8) Street Cars – Toronto’s streetcar system is a tourist attraction in its own right, and reminds me a little of Melbourne, Australia. The system is made up of 11 streetcar routes, marking it the largest system in the Americas in terms of ridership, number of cars and track length. Most of it dates back to the 19th century, but the network is concentrated primarily in downtown and in proximity to the city’s waterfront. The subway is nice and clean, but you don’t get the sights and sounds of the city like you do from the street cars.
9) Hudson’s Bay Company – The Hudson’s Bay Company, commonly referred to as “The Bay,” is the largest department story chain in Canada. However, it is so much more than that.
The company was incorporated by English royal charter in 1670 and functioned as the de-facto government in parts of North America before European states and later the United States laid claim to many territories. It is the oldest corporation in the Americas and at one time was the largest landowner in the world.
A fur trading business for much of its existence, The Bay’s long-time headquarters at York Factory on Hudson Bay commanded the fur trade throughout much of British-controlled North America for several centuries. Explorer/traders from the company discovered many parts of the continent.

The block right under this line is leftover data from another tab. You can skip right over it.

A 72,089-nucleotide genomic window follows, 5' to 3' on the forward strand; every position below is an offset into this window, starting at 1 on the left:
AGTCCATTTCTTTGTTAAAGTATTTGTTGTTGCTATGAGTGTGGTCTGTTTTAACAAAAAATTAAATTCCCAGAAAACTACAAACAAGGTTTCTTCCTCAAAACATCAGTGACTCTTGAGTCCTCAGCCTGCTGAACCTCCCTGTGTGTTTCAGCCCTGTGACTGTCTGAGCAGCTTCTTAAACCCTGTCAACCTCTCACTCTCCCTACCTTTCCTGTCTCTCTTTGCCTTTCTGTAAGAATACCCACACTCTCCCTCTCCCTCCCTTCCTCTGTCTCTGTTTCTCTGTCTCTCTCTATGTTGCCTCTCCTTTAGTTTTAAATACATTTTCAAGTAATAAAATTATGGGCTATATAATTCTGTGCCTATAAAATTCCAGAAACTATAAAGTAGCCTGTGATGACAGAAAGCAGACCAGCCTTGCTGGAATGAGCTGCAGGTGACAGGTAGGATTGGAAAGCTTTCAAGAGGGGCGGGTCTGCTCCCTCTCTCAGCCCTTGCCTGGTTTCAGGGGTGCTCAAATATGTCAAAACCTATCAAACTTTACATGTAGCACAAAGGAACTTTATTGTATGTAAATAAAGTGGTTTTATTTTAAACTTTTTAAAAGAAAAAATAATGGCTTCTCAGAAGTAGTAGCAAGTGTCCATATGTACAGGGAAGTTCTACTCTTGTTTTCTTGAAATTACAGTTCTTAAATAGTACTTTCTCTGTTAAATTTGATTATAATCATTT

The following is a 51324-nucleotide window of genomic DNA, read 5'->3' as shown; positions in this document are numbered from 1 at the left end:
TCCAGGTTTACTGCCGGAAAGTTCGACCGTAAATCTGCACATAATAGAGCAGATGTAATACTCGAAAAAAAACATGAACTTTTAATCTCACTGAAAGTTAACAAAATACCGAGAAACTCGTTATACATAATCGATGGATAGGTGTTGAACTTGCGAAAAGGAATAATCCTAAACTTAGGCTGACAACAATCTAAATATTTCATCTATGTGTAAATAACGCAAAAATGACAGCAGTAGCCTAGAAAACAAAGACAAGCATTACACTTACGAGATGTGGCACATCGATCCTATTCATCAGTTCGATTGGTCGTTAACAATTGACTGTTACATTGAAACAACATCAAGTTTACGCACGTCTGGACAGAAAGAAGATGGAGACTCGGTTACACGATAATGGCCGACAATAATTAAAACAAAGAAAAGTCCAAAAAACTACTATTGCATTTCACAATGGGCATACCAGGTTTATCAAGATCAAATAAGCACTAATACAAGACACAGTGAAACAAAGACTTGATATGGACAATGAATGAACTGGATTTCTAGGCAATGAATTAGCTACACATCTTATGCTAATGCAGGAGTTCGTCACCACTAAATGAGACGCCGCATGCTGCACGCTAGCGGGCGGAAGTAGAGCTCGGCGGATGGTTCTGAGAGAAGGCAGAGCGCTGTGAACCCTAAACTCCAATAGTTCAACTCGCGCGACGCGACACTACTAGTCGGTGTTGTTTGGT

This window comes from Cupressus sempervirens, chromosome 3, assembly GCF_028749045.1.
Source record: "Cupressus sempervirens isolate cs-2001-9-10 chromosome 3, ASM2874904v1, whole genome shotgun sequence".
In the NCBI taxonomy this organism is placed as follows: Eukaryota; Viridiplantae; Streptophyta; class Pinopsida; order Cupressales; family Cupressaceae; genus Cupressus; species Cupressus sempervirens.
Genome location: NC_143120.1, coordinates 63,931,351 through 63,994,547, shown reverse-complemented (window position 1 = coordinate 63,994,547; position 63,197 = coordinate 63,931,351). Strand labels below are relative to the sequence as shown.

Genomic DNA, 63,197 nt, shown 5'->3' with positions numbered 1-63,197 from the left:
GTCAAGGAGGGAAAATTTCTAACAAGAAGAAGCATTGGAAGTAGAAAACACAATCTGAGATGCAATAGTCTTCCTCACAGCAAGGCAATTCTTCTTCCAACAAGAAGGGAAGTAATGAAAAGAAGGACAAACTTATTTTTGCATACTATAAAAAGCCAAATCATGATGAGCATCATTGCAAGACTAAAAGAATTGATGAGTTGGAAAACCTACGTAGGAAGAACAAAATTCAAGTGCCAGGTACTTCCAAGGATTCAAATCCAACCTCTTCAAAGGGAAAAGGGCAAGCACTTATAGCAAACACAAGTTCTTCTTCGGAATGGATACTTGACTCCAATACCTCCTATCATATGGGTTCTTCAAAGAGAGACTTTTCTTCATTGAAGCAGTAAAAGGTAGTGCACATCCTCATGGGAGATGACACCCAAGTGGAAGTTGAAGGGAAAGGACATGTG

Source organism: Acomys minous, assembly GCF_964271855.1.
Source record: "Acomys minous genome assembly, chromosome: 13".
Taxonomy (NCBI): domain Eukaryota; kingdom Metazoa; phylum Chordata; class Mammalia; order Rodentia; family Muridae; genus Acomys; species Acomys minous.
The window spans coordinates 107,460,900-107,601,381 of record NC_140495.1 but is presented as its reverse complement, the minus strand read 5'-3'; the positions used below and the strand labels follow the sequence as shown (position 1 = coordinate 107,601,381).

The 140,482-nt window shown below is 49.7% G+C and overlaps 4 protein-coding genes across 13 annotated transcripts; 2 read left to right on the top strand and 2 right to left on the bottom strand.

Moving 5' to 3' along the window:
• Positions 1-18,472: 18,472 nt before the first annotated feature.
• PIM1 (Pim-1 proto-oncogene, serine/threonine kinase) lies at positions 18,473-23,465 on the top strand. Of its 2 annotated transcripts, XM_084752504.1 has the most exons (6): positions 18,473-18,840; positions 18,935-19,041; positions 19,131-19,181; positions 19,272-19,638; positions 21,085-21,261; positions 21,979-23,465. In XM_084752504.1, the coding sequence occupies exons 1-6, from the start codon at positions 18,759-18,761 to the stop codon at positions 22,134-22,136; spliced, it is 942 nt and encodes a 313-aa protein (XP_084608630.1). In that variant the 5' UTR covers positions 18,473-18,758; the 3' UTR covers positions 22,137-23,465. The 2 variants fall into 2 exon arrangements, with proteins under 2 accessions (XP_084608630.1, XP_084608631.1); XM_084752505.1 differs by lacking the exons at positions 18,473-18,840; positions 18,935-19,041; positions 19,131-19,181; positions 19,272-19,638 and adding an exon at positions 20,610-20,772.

Today, its Queen Street location is the largest department store building in the nation. It’s the perfect place to buy a quality winter coat.
10) Toronto Sign – Similar to the famous Amsterdam sign in the Netherlands, this giant, multi-colored Toronto sign has become a hit since its recent installation at Nathan Phillips Square for the Pan Am Games. It’s a great place in front of the fountains to relax and enjoy the skyline and take a selfie with the sign.
Nathan Phillips Square hosts a number of concerts, art displays, a weekly farmers’ market, the winter festival of lights, and other events. During the winter, the reflecting pool becomes an ice skating rink with great views of the landmark Toronto City Hall building.
Categories: North America